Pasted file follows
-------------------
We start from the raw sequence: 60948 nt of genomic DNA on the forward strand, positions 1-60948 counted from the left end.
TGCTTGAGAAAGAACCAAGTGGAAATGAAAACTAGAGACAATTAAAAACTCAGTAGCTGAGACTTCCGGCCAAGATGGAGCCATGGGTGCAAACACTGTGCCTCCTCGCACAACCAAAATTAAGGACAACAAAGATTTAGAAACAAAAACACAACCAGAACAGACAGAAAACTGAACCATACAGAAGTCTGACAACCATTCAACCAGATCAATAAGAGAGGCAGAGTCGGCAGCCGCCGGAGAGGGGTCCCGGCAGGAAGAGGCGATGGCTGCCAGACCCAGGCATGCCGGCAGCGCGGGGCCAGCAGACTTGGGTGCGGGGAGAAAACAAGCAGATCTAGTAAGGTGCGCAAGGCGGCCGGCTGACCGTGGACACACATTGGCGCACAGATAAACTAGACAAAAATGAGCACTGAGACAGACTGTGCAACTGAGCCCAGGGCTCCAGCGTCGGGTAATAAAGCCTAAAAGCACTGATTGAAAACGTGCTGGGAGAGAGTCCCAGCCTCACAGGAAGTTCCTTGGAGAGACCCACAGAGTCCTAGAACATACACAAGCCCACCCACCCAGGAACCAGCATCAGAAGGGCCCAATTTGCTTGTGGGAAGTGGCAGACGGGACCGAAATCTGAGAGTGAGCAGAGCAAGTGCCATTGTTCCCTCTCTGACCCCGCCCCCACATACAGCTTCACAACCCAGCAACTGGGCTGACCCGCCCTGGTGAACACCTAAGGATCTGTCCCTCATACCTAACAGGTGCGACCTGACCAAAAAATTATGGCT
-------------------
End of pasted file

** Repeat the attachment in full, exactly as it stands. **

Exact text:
We start from the raw sequence: 60948 nt of genomic DNA on the forward strand, positions 1-60948 counted from the left end.
TGCTTGAGAAAGAACCAAGTGGAAATGAAAACTAGAGACAATTAAAAACTCAGTAGCTGAGACTTCCGGCCAAGATGGAGCCATGGGTGCAAACACTGTGCCTCCTCGCACAACCAAAATTAAGGACAACAAAGATTTAGAAACAAAAACACAACCAGAACAGACAGAAAACTGAACCATACAGAAGTCTGACAACCATTCAACCAGATCAATAAGAGAGGCAGAGTCGGCAGCCGCCGGAGAGGGGTCCCGGCAGGAAGAGGCGATGGCTGCCAGACCCAGGCATGCCGGCAGCGCGGGGCCAGCAGACTTGGGTGCGGGGAGAAAACAAGCAGATCTAGTAAGGTGCGCAAGGCGGCCGGCTGACCGTGGACACACATTGGCGCACAGATAAACTAGACAAAAATGAGCACTGAGACAGACTGTGCAACTGAGCCCAGGGCTCCAGCGTCGGGTAATAAAGCCTAAAAGCACTGATTGAAAACGTGCTGGGAGAGAGTCCCAGCCTCACAGGAAGTTCCTTGGAGAGACCCACAGAGTCCTAGAACATACACAAGCCCACCCACCCAGGAACCAGCATCAGAAGGGCCCAATTTGCTTGTGGGAAGTGGCAGACGGGACCGAAATCTGAGAGTGAGCAGAGCAAGTGCCATTGTTCCCTCTCTGACCCCGCCCCCACATACAGCTTCACAACCCAGCAACTGGGCTGACCCGCCCTGGTGAACACCTAAGGATCTGTCCCTCATACCTAACAGGTGCGACCTGACCAAAAAATTATGGCT